Frequent genetic variations associated with Parkinson’s risk in the study

Variations in small, repetitive DNA sequences called short tandem repeats (STRs) linked to risk of variant development Parkinson’s diseaseNew study reports.

Stephen Loeb, PhD, a professor at Northwestern University and co-author of the study, said in a statement press release.

the study, “The contribution of short, common, genome-wide tandem repeats to the genetic risk of Parkinson’s diseaseAnd theIt was published in brain.

The the reasons Parkinson’s disease is not fully understood, but it is well established that genes play an important role in determining the risk of developing the disease. Most of the genetic mutations that have been associated with Parkinson’s disease are single nucleotide polymorphisms, or SNPs, which is a change in one of the nucleotides that are the building blocks of DNA that make up the “letters” in the genetic code.

STRs and short, repetitive sequences are common in DNA. In fact, repeat elements make up more than 50% of the total human genome. Unlike some genes, these sequences do not provide instructions for making proteins. Their functions are still not well understood, but emerging research shows that they may play important roles in determining health and disease outcomes.

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A research team led by scientists in the US analyzed genetic data from more than a dozen previous studies to assess whether differences in STRs affect the risk of developing Parkinson’s disease. The analysis included data on nearly 40,000 people: 16,642 with Parkinson’s disease and 22,445 without, all of European descent.

To determine the differences associated with Parkinson’s disease, the researchers conducted genome-wide association analyzes, looking for differences that were statistically more common among people with Parkinson’s disease and that might indicate a link to disease risk.

The results identified 34 STR variants that were significantly associated with risk.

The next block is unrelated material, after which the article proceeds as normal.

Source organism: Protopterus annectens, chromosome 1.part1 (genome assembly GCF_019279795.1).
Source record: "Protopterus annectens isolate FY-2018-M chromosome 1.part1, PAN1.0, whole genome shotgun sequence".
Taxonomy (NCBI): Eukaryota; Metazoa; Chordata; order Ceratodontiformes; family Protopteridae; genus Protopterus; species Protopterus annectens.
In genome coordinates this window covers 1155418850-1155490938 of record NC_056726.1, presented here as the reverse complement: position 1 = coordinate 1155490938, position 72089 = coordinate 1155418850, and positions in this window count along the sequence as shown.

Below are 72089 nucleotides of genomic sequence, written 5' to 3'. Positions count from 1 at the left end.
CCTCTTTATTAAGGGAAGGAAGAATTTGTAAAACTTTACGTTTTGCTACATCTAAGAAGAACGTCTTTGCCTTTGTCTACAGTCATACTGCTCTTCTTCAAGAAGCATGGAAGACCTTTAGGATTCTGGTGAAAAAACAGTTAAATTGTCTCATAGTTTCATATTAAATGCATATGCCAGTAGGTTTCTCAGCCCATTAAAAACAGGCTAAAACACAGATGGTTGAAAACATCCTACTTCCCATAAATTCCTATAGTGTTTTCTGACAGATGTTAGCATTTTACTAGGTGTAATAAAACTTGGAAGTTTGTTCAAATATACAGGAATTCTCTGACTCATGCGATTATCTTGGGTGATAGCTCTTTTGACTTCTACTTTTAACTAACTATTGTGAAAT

Most (88%) of STRs associated with Parkinson’s disease were located near genes previously implicated in the development of Parkinson’s disease, implying that STRs may influence risk by modulating the activity of nearby genes. For example, the strongest signal for STR was in KANSL1 which gene was tied up Previously at risk of Parkinson’s disease.

Other STR reports were close to four genes that have not been linked to Parkinson’s disease, namely NDUFAF2And the TRIML2And the miRNA 129-, And the NCOR1.

said Bernabe Ignacio Bustos, PhD, a postdoctoral research fellow in Loeb’s lab and lead author of the study.

The researchers also showed that including STR data along with SNP data increased the power of statistical models for determining the genetic contribution to Parkinson’s disease risk.

“Incorporating these findings into existing risk prediction models is important to help identify people most likely to develop Parkinson’s disease,” Loeb said.

Analyzes of gene activity in brain tissue revealed associations between risk-related STRs and the activity of genes associated with Parkinson’s disease.

We show that suspicious transactions in known and new [genes] The researchers said further studies may reveal the biological mechanisms linking these differences to Parkinson’s risk.

“Unfortunately, on a cellular level, we haven’t done that yet [know] How do these repeats lead to Parkinson’s disease, but they represent candidate variants for further functional studies that we hope will bring us one step closer to identifying a new therapeutic target,” Loeb said.

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